If you should be numbered among the regular Independents, I advise you not to offend any of them by unnecessary singularities. I wish you'not to part with any truth, or with any thing really expedient; but if the omitting any thing of an indifferent nature will obviate prejudices, and increase a mutual confidence, why should not so easy a sacrifice be made? Above all, my dear friend, let us keep close to the Lord in a way of prayer he giveth wisdom that is profitable to direct; he is the Wonderful Counsellor; there is no teacher like him. Why do the living seek to the dead? why do we weary our friends and ourselves, in running up and down, and turning over books for advice? If we shut our eyes upon the world and worldly things, and raise cur thoughts upwards in humility and silence, should we not often hear the secret voice of the Spirit of God whispering to our hearts, and pointing out to us the way of truth and peace? Have we not often gone astray, and hurt either ourselves or our brethren,
for want of attending to this divine instruction? Have we not sometimes mocked God, by pretending to ask direction from him when we had fixed our determination before-hand? It is a great blessing to know that we are sincere; and next to this, to be convinced of our insincerity, and to pray against it.
I am, &c.
Nov. 21, 1757.
CAN you forgive so negligent a correspondent? I am indeed ashamed'; but (if that is any good excuse) I use you no worse than my other friends. Whatever I write, I am obliged to begin with an apology; for, what with business and the incidental duties of every day, my time is always mortgaged before it comes into my hands, especially as I have so little skill in redeeming and improving it. I long to hear from you, and I long to see you; and indeed, from the terms of your's, I expected you here before this; which has been partly a cause of my delay. I have mislaid your letter, and cannot remember the particulars; in general, I remember you were well, and going on comfortably in your work-which was matter of joy to me; and my poor prayers are for you, that the Lord may own and prosper you more and more. The two great points we are called to pursue in this sinful divided world, are peace and holiness: I hope you are much in the study of them. These are the peculiar characteristics of a disciple of Jesus; they are the richest part of the enjoyments of heaven; and so far as they are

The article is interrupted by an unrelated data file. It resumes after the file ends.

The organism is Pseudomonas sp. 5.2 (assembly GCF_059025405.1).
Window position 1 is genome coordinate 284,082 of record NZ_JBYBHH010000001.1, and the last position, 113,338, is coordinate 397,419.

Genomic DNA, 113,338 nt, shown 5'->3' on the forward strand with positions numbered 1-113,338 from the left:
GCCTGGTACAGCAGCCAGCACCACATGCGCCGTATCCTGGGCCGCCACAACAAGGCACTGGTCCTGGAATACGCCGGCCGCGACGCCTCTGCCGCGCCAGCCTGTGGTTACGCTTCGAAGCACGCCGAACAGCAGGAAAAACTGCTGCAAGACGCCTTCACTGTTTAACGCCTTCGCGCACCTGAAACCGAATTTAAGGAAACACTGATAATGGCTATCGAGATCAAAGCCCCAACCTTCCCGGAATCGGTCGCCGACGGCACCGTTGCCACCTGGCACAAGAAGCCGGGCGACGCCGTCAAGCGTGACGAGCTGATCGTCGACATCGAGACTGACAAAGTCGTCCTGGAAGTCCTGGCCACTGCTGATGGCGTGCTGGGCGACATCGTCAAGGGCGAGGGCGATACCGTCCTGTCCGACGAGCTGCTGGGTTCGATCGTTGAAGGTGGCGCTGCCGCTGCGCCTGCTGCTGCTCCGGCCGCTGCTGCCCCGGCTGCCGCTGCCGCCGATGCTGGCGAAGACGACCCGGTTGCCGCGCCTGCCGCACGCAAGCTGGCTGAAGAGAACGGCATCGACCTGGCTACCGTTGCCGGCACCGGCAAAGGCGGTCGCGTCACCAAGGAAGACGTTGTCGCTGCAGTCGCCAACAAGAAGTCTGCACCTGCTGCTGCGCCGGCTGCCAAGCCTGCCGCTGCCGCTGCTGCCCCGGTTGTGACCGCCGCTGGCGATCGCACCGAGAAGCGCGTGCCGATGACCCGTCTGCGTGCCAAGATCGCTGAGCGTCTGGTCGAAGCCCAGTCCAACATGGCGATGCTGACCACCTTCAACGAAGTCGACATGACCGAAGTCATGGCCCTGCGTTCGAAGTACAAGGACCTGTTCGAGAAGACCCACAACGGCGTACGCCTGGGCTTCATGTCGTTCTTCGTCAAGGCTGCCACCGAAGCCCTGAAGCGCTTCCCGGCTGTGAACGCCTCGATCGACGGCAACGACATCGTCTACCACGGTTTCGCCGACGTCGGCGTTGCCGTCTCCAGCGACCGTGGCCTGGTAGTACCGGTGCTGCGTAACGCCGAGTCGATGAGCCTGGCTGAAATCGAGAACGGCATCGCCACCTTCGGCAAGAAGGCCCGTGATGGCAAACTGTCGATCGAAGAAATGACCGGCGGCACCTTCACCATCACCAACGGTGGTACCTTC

received into the heart, they bring down heaven upon earth; and they are more inseparably connected between themselves than some of us are aware of. The longer I live, the more I see of the vanity and the sinfulness of our unchristian disputes: they eat up the very vitals of religion. I grieve to think how often I have lost my time and my temper that way, in presuming to regulate the vineyards of others, when I have neglected my own; when the beam in my own eye has so contracted my sight, that I could discern nothing but the mote in my neighbour's. I am now desirous to chuse a better part. Could I speak the publican's words with a proper feeling, I wish not for the tongue of men or angels to fight about notions or sentiments. I allow that every branch of gospel truth is precious, that errors are abounding, and that it is our duty to bear an honest testimony to what the Lord has enabled us to find comfort in, and to instruct with meekness such as are willing to be instructed; but I cannot see it my duty, nay, I believe it would be my sin, to attempt to beat my notions into other people's heads. Too often I have attempted it in time past; but now I judge, that both my zeal and my weapons were carnal. When our dear Lord questioned Peter, after his fall and recovery, he said not, Art thou wise, learned, and eloquent? nay, he said not, Art thou clear, and sound, and orthodox? But this only, "Lovest thou me?" An answer to this was sufficient then; why not now? Any other answer, we may believe, would have been insufficient then. If Peter had made the most pompous confession of his faith and sentiments, still the first question would have recurred, "Lovest thou me?" This is a scripture precedent. Happy the preacher, whoever he be, my heart and my prayers are with him,